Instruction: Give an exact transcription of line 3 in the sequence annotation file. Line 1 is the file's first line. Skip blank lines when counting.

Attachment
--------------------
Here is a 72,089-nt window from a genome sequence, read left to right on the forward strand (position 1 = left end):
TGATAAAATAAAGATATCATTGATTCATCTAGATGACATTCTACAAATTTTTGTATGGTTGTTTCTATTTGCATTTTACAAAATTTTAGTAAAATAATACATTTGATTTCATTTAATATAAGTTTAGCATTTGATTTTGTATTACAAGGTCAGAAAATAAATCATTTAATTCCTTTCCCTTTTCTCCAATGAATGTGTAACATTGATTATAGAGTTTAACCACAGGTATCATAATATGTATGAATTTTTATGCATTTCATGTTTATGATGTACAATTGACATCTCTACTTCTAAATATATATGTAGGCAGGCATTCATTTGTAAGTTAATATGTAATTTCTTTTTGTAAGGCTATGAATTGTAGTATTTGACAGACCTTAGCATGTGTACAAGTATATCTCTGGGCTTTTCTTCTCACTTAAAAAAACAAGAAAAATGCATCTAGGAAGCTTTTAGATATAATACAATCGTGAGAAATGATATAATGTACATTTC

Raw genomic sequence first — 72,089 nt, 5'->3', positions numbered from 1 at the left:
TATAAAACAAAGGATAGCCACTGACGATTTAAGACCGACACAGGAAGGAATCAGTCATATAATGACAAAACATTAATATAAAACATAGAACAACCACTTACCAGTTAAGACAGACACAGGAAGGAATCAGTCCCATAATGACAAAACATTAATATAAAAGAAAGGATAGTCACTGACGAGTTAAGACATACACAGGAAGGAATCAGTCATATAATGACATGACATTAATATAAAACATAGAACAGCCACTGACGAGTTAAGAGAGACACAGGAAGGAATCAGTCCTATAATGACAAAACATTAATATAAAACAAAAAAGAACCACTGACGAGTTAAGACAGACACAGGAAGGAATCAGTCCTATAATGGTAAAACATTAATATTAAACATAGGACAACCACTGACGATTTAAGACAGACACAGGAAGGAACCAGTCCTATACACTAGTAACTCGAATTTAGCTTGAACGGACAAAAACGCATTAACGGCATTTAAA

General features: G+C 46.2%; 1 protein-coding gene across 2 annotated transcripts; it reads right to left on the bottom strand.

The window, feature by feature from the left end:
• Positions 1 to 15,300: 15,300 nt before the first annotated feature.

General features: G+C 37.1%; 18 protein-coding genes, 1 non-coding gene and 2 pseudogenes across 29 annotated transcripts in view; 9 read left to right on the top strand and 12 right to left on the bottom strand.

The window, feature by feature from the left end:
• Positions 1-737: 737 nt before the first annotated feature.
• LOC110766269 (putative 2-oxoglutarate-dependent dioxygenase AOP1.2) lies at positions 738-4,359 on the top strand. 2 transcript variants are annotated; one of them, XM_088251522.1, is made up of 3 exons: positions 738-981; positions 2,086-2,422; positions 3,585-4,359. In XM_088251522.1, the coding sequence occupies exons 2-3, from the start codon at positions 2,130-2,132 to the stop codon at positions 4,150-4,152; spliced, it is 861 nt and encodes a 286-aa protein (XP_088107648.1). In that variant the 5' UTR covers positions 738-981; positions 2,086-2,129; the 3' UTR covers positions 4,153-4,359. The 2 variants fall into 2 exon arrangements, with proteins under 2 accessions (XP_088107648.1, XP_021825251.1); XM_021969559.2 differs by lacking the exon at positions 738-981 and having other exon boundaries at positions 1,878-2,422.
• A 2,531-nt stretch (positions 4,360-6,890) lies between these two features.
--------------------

Raw genomic sequence first — 72,089 nt, 5'->3', positions numbered from 1 at the left: